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PostPosted: December 20th, 2002, 11:18 am 
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Joined: June 23rd, 2001, 7:00 pm
Posts: 68
Location: Bristol, New Hampshire, USA
Can anybody tell me if the Maligne river is canoe -able? ANy idea how long to get down the river to the Athabasca river? Any info/advice is appreciated !

Thanks,

Jim Clay


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PostPosted: December 28th, 2002, 5:45 pm 
The Maligne River from Maligne Lake to Medicine Lake is closed to all watercraft (canoes, kayaks, etc.) Most years, with the exception of spring run-off, the river is dry for the first stretch below Medicine Lake. Further down there isn't much water and/or you are into the canyon area which you definately don't want to paddle. I don't know much about the river below the canyon but it looks to be a fairly short run to the Athabasca River. In summary, I don't think the Maligne River is your best paddling choice in Jasper.


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PostPosted: December 31st, 2002, 3:08 pm 
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Joined: December 11th, 2002, 7:00 pm
Posts: 515
Location: Ft. McMurray
No, the Maligne River cannot be paddled to the Athabasca River.

The Maligne River got its name from the fact that it was such a troublesome river to cross in fact the lake got it's name from the river.
In 1845 Father Pierre Jean de Smet, a Jesuit missionary from Belgium, named it the Maligne (French for wicked) River after his tricky crossing of it. Maligne lake was actually called "Chaba Imne" meaning "Great Beaver Lake" by local Stoney Indians in the area. Then in 1875 Henry McLeod, a CPR Surveyor, reached it calling it "Sore-Foot Lake" but it became famous when in 1908 Mary Schaffer explored it and wrote a book about her travels.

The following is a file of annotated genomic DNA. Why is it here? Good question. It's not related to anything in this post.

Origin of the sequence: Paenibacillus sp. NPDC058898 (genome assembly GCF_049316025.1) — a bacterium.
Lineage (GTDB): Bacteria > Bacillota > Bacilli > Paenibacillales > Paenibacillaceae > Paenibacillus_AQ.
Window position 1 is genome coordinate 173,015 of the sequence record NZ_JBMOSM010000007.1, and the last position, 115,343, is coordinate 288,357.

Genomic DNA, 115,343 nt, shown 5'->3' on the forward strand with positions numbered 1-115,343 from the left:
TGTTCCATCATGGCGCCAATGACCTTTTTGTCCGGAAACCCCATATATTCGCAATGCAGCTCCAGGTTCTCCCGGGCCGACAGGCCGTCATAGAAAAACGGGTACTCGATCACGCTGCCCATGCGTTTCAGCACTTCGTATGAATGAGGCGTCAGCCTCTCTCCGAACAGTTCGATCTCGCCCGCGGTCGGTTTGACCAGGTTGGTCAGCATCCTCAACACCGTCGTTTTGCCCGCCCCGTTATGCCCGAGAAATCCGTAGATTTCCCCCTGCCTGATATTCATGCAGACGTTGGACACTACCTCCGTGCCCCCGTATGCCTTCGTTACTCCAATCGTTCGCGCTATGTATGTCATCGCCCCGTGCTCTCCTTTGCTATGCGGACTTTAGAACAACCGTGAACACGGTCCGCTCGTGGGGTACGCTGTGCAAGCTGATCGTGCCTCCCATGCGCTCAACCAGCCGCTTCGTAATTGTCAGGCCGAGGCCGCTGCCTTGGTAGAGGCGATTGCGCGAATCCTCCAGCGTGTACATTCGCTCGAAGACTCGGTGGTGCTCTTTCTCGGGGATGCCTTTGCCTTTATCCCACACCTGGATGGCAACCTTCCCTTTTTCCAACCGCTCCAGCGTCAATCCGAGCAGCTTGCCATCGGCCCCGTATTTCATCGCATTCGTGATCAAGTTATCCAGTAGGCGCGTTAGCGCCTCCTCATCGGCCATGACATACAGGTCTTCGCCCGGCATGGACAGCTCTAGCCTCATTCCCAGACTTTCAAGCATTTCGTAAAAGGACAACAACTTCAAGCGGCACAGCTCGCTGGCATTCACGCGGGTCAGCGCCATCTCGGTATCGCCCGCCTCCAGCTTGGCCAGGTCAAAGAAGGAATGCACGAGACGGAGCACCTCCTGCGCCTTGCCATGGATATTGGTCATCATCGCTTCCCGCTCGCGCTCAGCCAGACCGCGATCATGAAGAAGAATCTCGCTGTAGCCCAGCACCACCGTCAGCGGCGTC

The Maligne River is a difficult whitewater river for 12 km from where it flows from the Maligner Lake to Medicine Lake (which is actually a giant flood plain. The river disappears into a system of underground caves and cracks at the north end of Medicine Lake until it reappear in springs in the Maligne Canyon which is 50m deep narrow limestone gorge. At the end of the gorge all the water is back together and the river is steady white water till it reaches the Athabasca. This would be a challengeing paddle.
The top 12kms were popular with whitewater rafting companies but it is now closed to them because of some Harlequin ducks that make there home there. The little duckies were getting scared by the rafts and their screaming passengers.
The lake is a very scenic paddle!


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